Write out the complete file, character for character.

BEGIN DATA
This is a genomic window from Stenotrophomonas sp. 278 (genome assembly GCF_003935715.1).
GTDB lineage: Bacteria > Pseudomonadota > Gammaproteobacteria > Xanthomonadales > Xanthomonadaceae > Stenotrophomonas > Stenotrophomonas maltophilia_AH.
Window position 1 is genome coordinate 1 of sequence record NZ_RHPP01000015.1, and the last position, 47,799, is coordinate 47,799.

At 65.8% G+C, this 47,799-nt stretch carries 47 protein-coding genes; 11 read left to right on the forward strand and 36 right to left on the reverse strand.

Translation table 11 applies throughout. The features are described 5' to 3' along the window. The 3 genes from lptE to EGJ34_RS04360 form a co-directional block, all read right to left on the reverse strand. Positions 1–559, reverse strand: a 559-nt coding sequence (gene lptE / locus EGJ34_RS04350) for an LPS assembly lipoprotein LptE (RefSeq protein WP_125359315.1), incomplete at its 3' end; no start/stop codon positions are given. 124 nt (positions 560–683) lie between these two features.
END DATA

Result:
This is a genomic window from Stenotrophomonas sp. 278 (genome assembly GCF_003935715.1).
GTDB lineage: Bacteria > Pseudomonadota > Gammaproteobacteria > Xanthomonadales > Xanthomonadaceae > Stenotrophomonas > Stenotrophomonas maltophilia_AH.
Window position 1 is genome coordinate 1 of sequence record NZ_RHPP01000015.1, and the last position, 47,799, is coordinate 47,799.

At 65.8% G+C, this 47,799-nt stretch carries 47 protein-coding genes; 11 read left to right on the forward strand and 36 right to left on the reverse strand.

Translation table 11 applies throughout. The features are described 5' to 3' along the window. The 3 genes from lptE to EGJ34_RS04360 form a co-directional block, all read right to left on the reverse strand. Positions 1–559, reverse strand: a 559-nt coding sequence (gene lptE / locus EGJ34_RS04350) for an LPS assembly lipoprotein LptE (RefSeq protein WP_125359315.1), incomplete at its 3' end; no start/stop codon positions are given. 124 nt (positions 560–683) lie between these two features.